Europe warned Russia it faces tough new sanctions unless Moscow halts the flow of arms to rebels in Ukraine and cooperates over the Malaysia Airlines crash.
Shaken by the shooting down of Flight 17 last week with the loss of 298 passengers and crew, European Union states took a big step closer to adopting the kind of punitive measures imposed by the U.S. before the tragedy.
"Everyone was in agreement without exception that something must be done," said Sweden's foreign minister Carl Bildt. "I think Europe did wake up."
European sanctions imposed over Moscow's annexation of Crimea and support for separatists in eastern Ukraine have thus far been limited to asset freezes and travel bans on senior officials.
The EU agreed Tuesday to extend that list -- the names will be published later -- and asked officials to prepare specific measures that could strike at the backbone of the Russian economy.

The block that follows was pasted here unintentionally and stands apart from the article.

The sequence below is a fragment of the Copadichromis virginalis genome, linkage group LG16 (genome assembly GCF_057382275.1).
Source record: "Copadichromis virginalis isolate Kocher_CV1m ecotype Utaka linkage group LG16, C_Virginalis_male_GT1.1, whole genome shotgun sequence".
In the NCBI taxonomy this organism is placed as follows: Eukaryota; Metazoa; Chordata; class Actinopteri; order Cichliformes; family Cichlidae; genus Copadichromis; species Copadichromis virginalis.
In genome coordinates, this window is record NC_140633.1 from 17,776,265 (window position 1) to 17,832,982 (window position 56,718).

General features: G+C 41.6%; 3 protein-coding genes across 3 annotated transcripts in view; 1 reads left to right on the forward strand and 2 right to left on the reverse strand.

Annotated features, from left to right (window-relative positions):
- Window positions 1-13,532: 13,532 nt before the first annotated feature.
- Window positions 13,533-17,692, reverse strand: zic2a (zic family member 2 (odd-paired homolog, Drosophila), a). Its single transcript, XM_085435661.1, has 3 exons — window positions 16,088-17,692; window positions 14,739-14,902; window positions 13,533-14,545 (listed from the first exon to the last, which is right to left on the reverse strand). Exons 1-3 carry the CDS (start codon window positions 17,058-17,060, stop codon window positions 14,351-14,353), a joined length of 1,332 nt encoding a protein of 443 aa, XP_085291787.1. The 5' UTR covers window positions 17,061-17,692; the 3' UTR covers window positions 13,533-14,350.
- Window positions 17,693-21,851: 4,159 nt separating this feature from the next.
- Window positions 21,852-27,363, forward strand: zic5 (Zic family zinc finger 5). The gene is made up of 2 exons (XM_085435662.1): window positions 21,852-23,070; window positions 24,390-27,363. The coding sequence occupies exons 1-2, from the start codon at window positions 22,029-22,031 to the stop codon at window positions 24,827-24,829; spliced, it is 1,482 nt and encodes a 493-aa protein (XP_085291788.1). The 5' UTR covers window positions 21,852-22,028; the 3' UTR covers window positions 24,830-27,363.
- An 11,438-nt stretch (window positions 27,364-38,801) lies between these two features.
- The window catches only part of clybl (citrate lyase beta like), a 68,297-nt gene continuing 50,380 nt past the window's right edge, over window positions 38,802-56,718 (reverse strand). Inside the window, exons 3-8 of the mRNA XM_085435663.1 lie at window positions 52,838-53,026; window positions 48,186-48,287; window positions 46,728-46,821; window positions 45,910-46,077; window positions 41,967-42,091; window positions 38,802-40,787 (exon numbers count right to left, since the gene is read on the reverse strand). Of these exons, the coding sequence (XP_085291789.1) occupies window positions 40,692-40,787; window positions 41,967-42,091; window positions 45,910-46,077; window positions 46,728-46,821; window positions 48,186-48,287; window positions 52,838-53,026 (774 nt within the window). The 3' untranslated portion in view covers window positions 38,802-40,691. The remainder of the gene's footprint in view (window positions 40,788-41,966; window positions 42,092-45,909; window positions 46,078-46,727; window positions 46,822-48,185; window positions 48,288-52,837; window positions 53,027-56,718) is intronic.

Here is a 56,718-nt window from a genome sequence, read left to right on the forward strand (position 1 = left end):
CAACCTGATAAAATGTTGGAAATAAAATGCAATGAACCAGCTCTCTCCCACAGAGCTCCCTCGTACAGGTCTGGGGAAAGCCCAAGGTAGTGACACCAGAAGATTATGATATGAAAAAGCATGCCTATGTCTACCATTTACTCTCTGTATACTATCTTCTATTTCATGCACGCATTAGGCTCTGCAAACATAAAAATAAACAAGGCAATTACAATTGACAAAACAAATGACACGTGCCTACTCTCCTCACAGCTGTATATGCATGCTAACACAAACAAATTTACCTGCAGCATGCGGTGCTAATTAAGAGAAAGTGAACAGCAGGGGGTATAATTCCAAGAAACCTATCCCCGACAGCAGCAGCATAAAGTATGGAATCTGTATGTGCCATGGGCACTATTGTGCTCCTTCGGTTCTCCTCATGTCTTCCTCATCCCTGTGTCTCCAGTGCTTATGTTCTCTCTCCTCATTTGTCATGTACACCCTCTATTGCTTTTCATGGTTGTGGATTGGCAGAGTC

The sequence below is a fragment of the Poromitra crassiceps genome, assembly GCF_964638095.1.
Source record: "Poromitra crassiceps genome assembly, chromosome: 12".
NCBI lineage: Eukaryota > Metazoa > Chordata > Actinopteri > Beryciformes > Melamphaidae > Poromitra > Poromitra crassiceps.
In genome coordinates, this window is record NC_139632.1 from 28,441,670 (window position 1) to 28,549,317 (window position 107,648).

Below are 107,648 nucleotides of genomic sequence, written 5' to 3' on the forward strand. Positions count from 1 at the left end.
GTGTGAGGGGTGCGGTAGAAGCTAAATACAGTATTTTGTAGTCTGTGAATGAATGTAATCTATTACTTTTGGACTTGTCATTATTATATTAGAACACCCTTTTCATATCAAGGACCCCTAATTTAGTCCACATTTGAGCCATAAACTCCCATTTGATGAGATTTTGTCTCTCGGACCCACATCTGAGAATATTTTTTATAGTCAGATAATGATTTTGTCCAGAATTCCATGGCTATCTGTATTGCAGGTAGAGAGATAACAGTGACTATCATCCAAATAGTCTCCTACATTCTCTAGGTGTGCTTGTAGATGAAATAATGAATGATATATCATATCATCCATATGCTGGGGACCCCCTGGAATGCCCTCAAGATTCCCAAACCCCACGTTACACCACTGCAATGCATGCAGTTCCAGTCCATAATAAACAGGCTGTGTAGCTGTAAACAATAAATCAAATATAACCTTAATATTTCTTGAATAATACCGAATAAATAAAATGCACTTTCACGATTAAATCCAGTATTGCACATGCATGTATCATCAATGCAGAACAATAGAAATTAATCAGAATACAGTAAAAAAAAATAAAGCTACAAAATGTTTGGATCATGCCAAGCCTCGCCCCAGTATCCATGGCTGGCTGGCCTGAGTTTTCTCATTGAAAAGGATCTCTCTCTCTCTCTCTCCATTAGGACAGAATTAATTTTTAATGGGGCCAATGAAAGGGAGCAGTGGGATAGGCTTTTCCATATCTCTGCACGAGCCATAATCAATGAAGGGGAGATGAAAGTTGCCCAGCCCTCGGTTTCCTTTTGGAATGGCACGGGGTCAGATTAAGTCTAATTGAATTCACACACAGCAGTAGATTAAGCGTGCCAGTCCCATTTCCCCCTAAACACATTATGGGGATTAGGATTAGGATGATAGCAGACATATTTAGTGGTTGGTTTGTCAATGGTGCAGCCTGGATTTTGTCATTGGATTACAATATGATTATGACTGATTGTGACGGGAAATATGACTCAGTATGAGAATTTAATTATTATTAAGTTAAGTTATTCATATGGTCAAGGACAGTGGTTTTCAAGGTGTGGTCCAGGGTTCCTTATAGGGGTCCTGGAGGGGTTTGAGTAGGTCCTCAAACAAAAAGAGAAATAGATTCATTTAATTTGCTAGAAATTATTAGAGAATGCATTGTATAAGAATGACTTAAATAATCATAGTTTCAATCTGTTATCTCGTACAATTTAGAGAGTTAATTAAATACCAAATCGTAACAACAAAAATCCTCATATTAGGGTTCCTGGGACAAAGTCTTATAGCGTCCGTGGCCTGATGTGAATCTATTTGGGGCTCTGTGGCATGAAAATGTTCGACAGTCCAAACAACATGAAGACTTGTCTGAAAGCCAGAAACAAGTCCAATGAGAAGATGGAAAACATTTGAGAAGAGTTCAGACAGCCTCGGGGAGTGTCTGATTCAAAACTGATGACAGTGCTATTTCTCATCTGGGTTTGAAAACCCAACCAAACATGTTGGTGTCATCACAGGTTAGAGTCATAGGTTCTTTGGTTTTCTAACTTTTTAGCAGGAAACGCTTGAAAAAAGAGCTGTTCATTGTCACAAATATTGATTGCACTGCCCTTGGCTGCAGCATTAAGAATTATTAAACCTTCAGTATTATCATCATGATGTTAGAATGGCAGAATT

But they stopped short of immediate action, illustrating the difficulty Europe faces in achieving consensus on how to deal with an important trading partner. Escalating the response is likely to require another meeting of EU leaders.
The new sanctions could include restricting Russia's access to European financial markets, and could disrupt the flow of "defense, dual use goods, and sensitive technologies, including in the energy sector," officials said.
Those measures would come into play if Russia failed to deliver "full and immediate cooperation" on bringing those responsible for shooting down Flight 17 to justice, cutting off the flow of weapons and militants to eastern Ukraine, and reducing the number of troops on the border.
"If we were to move on high tech in the energy sector, that has significant repercussions," said Bildt. "If we were to move on access to capital markets, it would have significant repercussions."
Washington has already prevented some major Russian energy companies and banks from raising long-term finance in U.S. markets, and banned eight weapons firms -- including firearms maker Kalashnikov -- from doing business with the U.S.
But Europe has been reluctant to follow suit, largely because it has much more to lose. It does 10 times as much trade with Russia, sources much of its energy from its powerful neighbor and is nervous about inflicting damage on its struggling economy.
European bank lending to Russia also dwarfs U.S. exposure.